A massive social organization about a full city obstruct, it was an instant landmark, characterized by a Roman synagogue facade. Visitors enjoyed seven theme looking glass mosaics designed by Louis C. Tiffany in a gold-backed vault ceiling. The mosaics depicted ancient Roman coinmaking methods. This mint hush stands entire, and much of the interior is intact, a well. It was acquired by the Community College of Philadelphia in 1971 which retains a gallery in tribute to its history. [ 3 ]
Fourth and current build ( 1969–present )
The advanced Philadelphia Mint ( 1969 ) Two blocks from the site of the first mint, the fourth and current Philadelphia Mint opened its doors in 1969. It was designed by Philadelphia architect Vincent G. Kling, who would besides help invention Five Penn Center, Centre Square, and the Annenberg Center for the Performing Arts. [ 4 ] The Tiffany looking glass mosaics from the Third batch were re-installed in the fresh facility. [ 5 ] It was the earth ‘s largest mint when it was built and held that differentiation as of October 2017. The Philadelphia Mint can produce up to one million coins in 30 minutes. [ 6 ] The mint besides produces medals and awards for military, governmental, and civil services. Engraving of all dies and strikers only occurs hera. Uncirculated coins minted here have the “ P ” mint mark, while circulated coins from before 1980 carried no mint mark except the Jefferson nickels minted from 1942–1945 and the 1979 Susan B. Anthony dollar coins. Since 1980, all coins minted there have the “ P ” mint mark except cents ( although 2017 cents do have the “ P ” mint set ). Tours can be taken where all stages of minting are explained, along with displays of past equipment. This takes set via an enclose catwalk above the mint facility itself. diverse video stations are placed along the tour road, where visitors can push buttons to watch videos about diverse stages of the mint process. Most of those videos were narrated by Baseball Hall of Fame announcer for the Philadelphia Phillies ( and spokesperson of NFL Films ), Harry Kalas. [ 7 ]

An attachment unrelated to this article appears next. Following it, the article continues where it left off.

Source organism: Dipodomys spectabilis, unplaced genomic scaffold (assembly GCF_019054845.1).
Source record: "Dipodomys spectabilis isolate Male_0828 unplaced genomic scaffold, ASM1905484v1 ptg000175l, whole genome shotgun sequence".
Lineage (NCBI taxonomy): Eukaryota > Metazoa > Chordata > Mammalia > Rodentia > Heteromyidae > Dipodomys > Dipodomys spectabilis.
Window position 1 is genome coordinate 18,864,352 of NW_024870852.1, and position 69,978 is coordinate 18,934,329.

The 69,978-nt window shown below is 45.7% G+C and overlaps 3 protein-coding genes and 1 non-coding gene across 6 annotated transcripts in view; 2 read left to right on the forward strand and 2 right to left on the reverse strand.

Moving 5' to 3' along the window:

On August 19, 1858, two well-groomed thieves on a go of the batch used a counterfeit key to open a display case. They made off with $ 265.00 in aureate pieces, but due to the rarity of the coins, the men were cursorily apprehended while trying to spend them in local shops. [ 8 ] [ 9 ] In 1893, Henry S. Cochran, a consider clerk, was found to have embezzled $ 134,000 in gold bars from the mint vault over a period of 8–10 years. A total of $ 107,000 was recovered from his home and from a cache in the breathing system inside the mint. [ 10 ] About 445,000 double eagle coins were minted in 1933, but only one was ever legally released. King Farouk of Egypt contacted Nellie Tayloe Ross, then Director of the U.S. Mint, and requested one 1933 double eagle for his extensive mint collection. Since the 1933 coins were not circulated, she took one mint to the Smithsonian Institution and received software documentation of its curio. She then issued an export text file allowing the egyptian king to receive his coin. After the deaths of Farouk and the general who inherited the king ‘s collection, the mint disappeared into a european collector ‘s possession. It resurfaced when Stephen Fenton acquired it. When he tried to auction it off, both he and the auction were arrested and the mint was seized. It was placed in the vault of the Secret Service in their office in the World Trade Center. While the birthplace and paperwork proving ownership was debated ad nauseam in the courts, the coin was transferred to Fort Knox for far guardianship. The World Trade Center was attacked and destroyed later that year. An agreement was reached between the U.S. Government and Stephen Fenton. The Fenton Farouk, as it came to be called, was sold at auction for $ 7.9 million in 2002 with a 10 % auctioneer ‘s premium and $ 20 to “ monetize ” the coin. Fenton and the government split the proceeds of the auction, with the provision that any far 1933 double eagles would be seized and not auctioned. [ 11 ] In 2003, a Philadelphia womanhood named Joan Switt Langbord found ten-spot 1933 double eagles in a condom down payment box that once belonged to her parents ; when she took them to be appraised, they were seized by the United States Treasury as stolen property. Investigators claimed that Langbord ‘s don, Israel Switt, conspired with a salesclerk inside the mint to steal the coins. He had been investigated previously for the crime, leading to the confiscation of respective aureate pieces, but the legislative act of limitations had prevented him from being prosecuted. [ 12 ] Langbord sued to have the coins returned to her, but in July 2011, a federal jury ruled the steal coins were place of the U.S. politics. [ 13 ] In September 2011, erstwhile mint military officer William Gray pleaded guilty in federal court to stealing error coins valued at $ 2.4 million and selling them to a allocator. [ 14 ]